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By John Spence & Tom Lydon

Many investors worried about the prospect of rising interest rates are taking a second look at ETFs that invest in floating rate debt.

The Federal Reserve's bond buying and investors' desire for safety has pushed 10-year Treasury yields below 2%. However, bond investors could get hurt if interest rates finally start to rise after years of rock-bottom Treasury yields.

Floating rate notes are investment grade bonds that pay a floating rather than fixed rate coupon, which protects investors from rising interest rates.

ETFs in this category include Market Vectors Investment Grade Floating Rate Bond Fund (NYSEARCA:FLTR), SPDR Barclays Capital Investment Grade Floating Rate ETF (NYSEARCA:FLRN) and iShares Floating Rate Note Fund (NYSEARCA:FLOT).

Investors should keep in mind that floating rate note ETFs are currently paying little in the way of yield. For example, FLOT has a distribution yield of 0.71%, according to manager BlackRock.

Additionally, if rates stay low, these bonds could underperform their fixed-rate counterparts. Floating rate ETFs can also have heavy concentrations in the financial sector.

"Fixed-rate bonds have fared well so far in 2013, but a sudden jump in yields - as occurred in 1994 - would hammer pension funds and insurer portfolios, which have loaded up on fixed-rate debt in recent years," Reuters reported. "As a precaution, some fund managers worried about a sustained sell-off in the bond market have been replacing some of their pricey fixed-rate rate debt with floating-rate."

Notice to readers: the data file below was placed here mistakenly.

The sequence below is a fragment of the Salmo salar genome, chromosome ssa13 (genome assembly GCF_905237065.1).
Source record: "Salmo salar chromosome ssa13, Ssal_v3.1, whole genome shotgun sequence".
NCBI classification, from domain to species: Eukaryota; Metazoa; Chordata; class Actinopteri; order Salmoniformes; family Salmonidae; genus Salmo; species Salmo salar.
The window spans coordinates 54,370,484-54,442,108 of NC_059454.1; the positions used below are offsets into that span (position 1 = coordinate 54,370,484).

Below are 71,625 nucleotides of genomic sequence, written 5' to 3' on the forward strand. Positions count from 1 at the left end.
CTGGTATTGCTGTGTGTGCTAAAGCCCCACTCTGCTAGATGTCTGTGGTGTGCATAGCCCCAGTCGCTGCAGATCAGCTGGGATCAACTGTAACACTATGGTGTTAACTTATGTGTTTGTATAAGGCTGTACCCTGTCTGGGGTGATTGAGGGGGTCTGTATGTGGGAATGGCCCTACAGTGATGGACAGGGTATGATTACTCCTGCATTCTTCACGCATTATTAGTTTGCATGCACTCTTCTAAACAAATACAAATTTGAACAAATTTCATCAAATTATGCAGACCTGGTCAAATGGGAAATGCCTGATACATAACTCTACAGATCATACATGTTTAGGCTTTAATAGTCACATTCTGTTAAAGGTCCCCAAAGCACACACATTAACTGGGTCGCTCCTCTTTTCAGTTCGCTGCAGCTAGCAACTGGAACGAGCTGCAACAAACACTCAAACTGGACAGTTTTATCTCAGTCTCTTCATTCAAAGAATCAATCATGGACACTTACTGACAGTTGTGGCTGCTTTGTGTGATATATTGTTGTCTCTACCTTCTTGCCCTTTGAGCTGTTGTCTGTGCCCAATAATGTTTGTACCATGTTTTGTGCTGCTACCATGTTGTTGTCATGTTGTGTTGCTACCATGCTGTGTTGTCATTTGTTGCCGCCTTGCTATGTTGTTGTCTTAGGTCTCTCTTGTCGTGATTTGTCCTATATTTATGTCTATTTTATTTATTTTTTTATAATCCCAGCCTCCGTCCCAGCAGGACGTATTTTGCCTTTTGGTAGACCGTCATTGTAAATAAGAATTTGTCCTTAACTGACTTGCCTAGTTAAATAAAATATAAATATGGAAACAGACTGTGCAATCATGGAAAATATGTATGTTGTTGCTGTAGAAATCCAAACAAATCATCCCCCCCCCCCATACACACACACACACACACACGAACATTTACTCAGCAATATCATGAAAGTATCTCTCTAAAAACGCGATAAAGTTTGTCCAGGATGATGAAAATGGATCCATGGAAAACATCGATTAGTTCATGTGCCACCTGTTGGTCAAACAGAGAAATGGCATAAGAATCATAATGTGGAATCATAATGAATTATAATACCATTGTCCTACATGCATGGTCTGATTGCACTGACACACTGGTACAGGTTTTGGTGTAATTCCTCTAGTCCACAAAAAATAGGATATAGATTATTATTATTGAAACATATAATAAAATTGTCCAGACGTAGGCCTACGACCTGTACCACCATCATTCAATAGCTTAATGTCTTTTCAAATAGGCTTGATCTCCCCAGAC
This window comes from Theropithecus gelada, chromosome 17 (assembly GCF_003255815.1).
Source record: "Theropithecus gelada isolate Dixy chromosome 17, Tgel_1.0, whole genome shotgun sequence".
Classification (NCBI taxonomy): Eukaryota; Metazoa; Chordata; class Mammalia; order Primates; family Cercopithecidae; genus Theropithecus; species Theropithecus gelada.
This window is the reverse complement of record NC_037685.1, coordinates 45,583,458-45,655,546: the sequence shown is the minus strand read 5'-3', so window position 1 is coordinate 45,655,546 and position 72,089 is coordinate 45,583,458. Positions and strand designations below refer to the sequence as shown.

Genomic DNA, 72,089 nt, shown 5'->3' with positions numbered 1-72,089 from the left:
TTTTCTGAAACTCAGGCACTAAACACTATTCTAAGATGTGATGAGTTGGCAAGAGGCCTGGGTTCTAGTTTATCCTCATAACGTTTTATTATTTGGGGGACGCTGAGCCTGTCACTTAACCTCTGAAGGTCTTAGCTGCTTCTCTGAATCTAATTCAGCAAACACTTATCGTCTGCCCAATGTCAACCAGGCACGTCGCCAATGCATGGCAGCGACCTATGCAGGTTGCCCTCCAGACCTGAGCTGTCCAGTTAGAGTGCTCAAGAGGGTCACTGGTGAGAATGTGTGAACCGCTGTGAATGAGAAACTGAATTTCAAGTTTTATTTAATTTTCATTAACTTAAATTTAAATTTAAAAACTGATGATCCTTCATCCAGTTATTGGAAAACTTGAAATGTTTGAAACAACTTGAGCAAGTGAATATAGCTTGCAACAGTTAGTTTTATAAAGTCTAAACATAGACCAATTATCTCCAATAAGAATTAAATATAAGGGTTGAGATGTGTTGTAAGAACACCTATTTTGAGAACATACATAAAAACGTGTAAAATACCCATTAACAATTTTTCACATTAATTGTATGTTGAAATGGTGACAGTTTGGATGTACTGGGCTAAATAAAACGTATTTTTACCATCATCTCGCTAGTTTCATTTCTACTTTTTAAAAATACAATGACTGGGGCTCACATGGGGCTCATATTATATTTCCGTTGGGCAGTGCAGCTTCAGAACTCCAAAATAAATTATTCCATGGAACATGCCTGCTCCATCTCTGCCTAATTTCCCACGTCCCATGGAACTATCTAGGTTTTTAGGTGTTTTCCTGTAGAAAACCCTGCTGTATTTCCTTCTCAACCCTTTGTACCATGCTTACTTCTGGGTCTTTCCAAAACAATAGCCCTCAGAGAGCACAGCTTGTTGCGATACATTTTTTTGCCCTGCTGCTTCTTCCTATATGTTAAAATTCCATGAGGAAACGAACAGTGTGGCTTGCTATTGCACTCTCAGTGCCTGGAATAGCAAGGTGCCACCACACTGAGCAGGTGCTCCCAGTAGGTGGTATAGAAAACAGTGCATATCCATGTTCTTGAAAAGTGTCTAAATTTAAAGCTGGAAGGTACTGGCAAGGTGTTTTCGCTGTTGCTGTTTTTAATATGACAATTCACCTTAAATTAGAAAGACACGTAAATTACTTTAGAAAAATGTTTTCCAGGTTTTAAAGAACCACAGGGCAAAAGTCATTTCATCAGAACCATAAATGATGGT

Separately, bank loan ETFs have also been popular with investors who are concerned about rising interest rates.

iShares Floating Rate Note Fund

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Disclosure: I have no positions in any stocks mentioned, and no plans to initiate any positions within the next 72 hours. I wrote this article myself, and it expresses my own opinions. I am not receiving compensation for it. I have no business relationship with any company whose stock is mentioned in this article.

Source: Floating Rate ETFs In Focus On Rising Rate Concerns